2009 Annual Science Report

Georgia Institute of Technology Reporting  |  JUL 2008 – AUG 2009

Ribosome Paleontology

Project Summary

We are establishing method to determine chronologies of ancient ribosomal evolution. One method, just published, uses structure-based and sequence-based comparisons of the LSUs of Haloarcula marismortui and Thermus thermophilus, along with an “onion approximation”. The results suggest that the conformation and interactions of both RNA and protein change, in an observable manner, over evolutionary time.

4 Institutions
3 Teams
2 Publications
0 Field Sites
Field Sites

Project Progress

We have described a method to establish chronologies of ancient ribosomal evolution. This method combines the onion approximation^1^ with our previous methods2-7 of structural analysis of large RNA complexes. We have combined structure-based and sequence-based comparison of the large subunits (LSUs) of Haloarcula marismortui and Thermus thermophilus. These are the highest resolution ribosome structures available and represent disparate regions of the evolutionary tree. We have sectioned the superimposed LSUs into concentric shells, like an onion (Figure 1)

Figure 1. ​Figure 1. Ribosomal paleontology. The Haloarcula marismortui (and Thermus thermophilus, not shown) LSUs have been sectioned into concentric shells, with the origin at the site of peptidyl transfer (the PT-origin). The radius of any shell is 10 Å greater than the radius of the preceding shell. 23S rRNAHM is red in shells 1 and 2, green in shells 3 and 4, blue in shells 5 and 6, and purple in shells 7 and 8. Additional shells are shown in orange. Atoms are represented in spacefill. Ribosomal proteins, ions, and water molecules are omitted for clarity.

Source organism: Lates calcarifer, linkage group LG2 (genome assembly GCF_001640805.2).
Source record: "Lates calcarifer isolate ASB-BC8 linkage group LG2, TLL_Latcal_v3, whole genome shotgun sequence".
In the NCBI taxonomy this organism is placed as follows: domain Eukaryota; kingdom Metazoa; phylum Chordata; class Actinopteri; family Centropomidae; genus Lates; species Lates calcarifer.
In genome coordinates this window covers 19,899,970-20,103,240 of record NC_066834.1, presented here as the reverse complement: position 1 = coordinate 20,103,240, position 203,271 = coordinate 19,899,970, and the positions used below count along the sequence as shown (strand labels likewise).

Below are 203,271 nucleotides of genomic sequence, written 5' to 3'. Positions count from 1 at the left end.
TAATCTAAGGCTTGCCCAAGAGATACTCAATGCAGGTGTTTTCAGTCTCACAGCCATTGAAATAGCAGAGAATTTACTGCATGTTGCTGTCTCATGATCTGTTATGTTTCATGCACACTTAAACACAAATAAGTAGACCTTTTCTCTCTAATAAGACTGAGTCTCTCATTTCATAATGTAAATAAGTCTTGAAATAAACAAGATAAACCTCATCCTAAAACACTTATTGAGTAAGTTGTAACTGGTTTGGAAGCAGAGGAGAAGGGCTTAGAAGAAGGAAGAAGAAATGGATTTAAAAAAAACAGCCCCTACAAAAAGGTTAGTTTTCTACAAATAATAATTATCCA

Using the site of peptidyl transfer as the origin (the PT-origin). This spherical approximation, combined with a shell-by-shell comparison, captures significant information about ribosomal evolution, suggesting that the conformation and interactions of both RNA and protein are changing over evolutionary time. The tendency of macromolecules (protein and RNA) to assume regular secondary structural elements such as A-form helices with Watson–Crick base pairs (RNA) and α-helices and β-sheets (protein) is low at early time points but increases as time progresses. The non-secondary structures of ribosomal protein segments near the PT-origin suggest that they may be molecular fossils of the peptide ancestors of ribosomal proteins. The rRNA in the inner shells suggests that initial formation of the PTC may have involved Mg2+-mediated assembly of at least partially single-stranded RNA oligomers or polymers. As one moves from center to periphery, proteins appear to replace magnesium ions.